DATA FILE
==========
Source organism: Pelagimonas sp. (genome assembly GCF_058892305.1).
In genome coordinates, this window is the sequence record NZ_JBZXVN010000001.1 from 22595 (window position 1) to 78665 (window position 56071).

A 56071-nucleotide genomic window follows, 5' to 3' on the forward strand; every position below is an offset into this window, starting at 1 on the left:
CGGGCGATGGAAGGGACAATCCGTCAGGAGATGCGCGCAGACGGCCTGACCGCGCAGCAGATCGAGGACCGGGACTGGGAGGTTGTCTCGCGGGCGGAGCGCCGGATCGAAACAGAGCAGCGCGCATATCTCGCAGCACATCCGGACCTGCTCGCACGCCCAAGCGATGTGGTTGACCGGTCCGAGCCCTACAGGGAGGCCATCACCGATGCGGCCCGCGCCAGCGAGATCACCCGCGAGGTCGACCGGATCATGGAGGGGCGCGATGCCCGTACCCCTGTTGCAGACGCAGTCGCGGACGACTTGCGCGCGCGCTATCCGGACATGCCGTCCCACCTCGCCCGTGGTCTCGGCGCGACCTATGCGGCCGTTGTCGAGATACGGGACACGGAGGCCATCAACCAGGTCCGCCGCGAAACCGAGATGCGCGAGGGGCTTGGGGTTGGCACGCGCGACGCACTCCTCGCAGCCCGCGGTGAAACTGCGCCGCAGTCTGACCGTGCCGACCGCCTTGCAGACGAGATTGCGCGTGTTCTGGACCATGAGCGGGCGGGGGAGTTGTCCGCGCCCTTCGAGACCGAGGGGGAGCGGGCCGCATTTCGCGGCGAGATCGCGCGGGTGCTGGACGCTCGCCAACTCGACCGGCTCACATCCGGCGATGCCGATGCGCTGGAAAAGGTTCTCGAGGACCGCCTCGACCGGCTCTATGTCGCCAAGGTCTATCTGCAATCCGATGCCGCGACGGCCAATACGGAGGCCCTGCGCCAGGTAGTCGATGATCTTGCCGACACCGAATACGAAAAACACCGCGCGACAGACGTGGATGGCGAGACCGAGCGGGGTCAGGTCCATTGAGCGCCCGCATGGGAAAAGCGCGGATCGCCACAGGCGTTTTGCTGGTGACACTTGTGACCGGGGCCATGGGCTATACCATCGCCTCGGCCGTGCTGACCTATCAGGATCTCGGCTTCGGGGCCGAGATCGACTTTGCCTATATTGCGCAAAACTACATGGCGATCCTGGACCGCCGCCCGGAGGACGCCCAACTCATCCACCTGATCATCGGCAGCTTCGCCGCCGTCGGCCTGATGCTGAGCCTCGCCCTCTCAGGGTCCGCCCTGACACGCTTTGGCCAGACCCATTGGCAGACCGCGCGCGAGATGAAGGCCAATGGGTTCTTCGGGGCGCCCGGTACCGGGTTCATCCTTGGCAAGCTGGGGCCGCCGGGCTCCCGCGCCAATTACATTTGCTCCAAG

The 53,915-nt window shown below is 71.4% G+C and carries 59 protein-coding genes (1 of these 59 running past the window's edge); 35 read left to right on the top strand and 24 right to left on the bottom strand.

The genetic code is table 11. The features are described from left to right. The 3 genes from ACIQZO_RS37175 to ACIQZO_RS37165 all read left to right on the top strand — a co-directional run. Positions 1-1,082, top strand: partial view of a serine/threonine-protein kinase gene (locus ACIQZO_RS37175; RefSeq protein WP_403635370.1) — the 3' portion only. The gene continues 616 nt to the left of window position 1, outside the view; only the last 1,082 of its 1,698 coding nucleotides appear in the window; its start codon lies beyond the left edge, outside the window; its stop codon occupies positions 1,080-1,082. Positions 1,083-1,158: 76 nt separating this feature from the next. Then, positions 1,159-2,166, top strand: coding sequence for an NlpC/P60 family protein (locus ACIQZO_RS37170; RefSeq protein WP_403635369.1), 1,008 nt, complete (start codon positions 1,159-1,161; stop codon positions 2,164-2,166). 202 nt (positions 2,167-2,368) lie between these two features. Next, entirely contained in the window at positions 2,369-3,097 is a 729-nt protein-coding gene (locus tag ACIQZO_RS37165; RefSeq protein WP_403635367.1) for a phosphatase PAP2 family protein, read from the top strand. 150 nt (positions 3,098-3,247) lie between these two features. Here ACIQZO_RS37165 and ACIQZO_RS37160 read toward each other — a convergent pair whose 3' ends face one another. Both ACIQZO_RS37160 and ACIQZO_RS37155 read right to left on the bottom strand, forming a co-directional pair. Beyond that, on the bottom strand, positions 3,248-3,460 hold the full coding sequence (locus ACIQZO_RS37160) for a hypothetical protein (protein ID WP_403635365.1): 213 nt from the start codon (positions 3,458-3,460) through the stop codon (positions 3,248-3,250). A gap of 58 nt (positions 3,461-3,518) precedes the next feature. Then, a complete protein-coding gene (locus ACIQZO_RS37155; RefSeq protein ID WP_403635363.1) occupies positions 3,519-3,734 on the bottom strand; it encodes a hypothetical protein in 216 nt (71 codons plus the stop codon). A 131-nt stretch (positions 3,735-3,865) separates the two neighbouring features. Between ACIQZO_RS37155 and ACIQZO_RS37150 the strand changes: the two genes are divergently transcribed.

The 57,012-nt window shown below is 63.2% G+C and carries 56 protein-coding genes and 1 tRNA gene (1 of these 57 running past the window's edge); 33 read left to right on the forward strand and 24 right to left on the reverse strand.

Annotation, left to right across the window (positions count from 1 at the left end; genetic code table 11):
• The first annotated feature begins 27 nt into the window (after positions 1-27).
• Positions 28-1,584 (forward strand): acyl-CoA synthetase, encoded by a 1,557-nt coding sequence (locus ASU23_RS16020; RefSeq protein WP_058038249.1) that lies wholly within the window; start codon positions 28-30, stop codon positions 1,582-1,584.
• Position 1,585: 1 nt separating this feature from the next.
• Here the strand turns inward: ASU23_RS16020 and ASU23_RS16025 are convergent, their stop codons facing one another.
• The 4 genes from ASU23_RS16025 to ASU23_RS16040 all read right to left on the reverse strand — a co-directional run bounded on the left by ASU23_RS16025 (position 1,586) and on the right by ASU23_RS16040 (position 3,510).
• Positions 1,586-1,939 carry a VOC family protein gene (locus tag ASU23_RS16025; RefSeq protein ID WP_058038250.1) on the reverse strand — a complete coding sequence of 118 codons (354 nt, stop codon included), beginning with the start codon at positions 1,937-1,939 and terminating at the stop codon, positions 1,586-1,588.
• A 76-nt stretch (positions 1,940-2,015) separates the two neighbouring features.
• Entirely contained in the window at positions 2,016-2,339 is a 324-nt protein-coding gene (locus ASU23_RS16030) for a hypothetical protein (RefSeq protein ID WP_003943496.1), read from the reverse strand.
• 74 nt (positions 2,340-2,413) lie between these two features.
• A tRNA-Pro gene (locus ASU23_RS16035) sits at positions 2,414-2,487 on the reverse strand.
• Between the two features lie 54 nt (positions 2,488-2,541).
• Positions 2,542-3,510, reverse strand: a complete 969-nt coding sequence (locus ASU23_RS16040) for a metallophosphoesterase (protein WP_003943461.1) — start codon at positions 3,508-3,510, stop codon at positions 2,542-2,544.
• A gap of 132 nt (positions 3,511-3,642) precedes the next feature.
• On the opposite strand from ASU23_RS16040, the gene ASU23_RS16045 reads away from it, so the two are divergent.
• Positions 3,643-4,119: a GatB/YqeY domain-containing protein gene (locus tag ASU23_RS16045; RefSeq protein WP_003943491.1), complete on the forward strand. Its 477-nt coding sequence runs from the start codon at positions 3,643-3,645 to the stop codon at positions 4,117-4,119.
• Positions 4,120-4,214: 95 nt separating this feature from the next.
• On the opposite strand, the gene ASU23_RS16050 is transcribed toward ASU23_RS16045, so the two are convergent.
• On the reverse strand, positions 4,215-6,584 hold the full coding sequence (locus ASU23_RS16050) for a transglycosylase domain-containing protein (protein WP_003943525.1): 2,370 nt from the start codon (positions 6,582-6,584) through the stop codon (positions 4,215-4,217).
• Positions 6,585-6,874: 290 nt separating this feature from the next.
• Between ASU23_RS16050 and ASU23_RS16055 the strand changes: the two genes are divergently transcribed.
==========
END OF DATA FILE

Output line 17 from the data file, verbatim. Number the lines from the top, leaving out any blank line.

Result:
• 74 nt (positions 2,340-2,413) lie between these two features.